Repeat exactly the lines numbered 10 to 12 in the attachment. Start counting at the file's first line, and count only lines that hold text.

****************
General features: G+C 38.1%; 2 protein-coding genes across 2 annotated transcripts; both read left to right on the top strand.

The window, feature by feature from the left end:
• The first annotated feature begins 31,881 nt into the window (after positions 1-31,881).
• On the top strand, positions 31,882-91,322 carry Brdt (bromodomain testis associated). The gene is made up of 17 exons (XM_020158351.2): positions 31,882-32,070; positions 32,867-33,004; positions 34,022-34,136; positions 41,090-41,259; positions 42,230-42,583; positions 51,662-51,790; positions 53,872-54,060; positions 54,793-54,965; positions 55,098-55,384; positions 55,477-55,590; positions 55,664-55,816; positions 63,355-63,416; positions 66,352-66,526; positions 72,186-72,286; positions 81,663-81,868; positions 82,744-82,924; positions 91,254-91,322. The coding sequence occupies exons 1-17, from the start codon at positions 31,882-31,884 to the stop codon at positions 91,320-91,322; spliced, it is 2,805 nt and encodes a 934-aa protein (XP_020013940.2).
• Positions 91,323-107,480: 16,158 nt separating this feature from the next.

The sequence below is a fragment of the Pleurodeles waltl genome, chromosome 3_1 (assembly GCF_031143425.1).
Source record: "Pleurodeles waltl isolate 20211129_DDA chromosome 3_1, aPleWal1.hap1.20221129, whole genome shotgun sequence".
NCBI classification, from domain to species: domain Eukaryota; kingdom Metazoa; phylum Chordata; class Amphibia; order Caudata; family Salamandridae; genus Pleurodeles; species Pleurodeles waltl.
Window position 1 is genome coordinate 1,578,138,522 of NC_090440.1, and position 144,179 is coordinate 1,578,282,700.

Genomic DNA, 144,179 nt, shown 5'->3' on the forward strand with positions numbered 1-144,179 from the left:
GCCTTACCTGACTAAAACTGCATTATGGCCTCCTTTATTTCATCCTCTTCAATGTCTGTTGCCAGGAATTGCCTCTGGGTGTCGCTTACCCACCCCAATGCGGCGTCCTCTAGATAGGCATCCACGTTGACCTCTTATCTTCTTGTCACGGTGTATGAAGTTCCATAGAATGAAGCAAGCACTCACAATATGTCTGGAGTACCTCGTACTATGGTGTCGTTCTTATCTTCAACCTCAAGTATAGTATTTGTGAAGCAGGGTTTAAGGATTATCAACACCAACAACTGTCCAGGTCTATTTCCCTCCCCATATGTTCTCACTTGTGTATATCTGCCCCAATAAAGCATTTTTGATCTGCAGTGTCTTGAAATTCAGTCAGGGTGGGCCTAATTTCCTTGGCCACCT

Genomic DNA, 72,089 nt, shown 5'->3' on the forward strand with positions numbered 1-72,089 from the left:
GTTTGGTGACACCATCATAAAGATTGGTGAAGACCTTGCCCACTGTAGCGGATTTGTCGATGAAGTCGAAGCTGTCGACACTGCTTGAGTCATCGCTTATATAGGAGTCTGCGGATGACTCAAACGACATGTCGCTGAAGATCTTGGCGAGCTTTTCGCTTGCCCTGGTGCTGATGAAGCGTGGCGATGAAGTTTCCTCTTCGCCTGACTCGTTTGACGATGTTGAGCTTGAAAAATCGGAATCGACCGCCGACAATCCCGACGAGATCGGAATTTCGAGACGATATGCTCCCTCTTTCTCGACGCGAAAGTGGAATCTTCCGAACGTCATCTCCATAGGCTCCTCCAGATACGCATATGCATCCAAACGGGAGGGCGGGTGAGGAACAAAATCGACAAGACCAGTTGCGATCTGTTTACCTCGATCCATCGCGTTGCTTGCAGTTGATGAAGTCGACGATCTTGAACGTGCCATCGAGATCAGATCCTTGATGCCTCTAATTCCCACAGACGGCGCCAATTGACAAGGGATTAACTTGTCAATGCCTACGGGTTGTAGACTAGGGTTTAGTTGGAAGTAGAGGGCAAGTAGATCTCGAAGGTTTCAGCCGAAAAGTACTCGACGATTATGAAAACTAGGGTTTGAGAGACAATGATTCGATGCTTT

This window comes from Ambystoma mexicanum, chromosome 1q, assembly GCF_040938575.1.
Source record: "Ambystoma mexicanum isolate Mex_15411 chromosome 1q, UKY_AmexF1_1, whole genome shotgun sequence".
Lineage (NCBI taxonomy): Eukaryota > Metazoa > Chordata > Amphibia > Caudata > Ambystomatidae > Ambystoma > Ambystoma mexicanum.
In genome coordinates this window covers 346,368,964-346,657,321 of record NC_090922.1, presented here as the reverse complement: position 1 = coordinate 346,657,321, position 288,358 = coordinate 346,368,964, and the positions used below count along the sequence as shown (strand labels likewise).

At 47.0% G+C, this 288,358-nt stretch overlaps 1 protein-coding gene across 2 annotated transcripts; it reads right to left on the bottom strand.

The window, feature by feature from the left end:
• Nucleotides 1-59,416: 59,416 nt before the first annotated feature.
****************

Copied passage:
Genomic DNA, 144,179 nt, shown 5'->3' on the forward strand with positions numbered 1-144,179 from the left:
GCCTTACCTGACTAAAACTGCATTATGGCCTCCTTTATTTCATCCTCTTCAATGTCTGTTGCCAGGAATTGCCTCTGGGTGTCGCTTACCCACCCCAATGCGGCGTCCTCTAGATAGGCATCCACGTTGACCTCTTATCTTCTTGTCACGGTGTATGAAGTTCCATAGAATGAAGCAAGCACTCACAATATGTCTGGAGTACCTCGTACTATGGTGTCGTTCTTATCTTCAACCTCAAGTATAGTATTTGTGAAGCAGGGTTTAAGGATTATCAACACCAACAACTGTCCAGGTCTATTTCCCTCCCCATATGTTCTCACTTGTGTATATCTGCCCCAATAAAGCATTTTTGATCTGCAGTGTCTTGAAATTCAGTCAGGGTGGGCCTAATTTCCTTGGCCACCT

Genomic DNA, 72,089 nt, shown 5'->3' on the forward strand with positions numbered 1-72,089 from the left: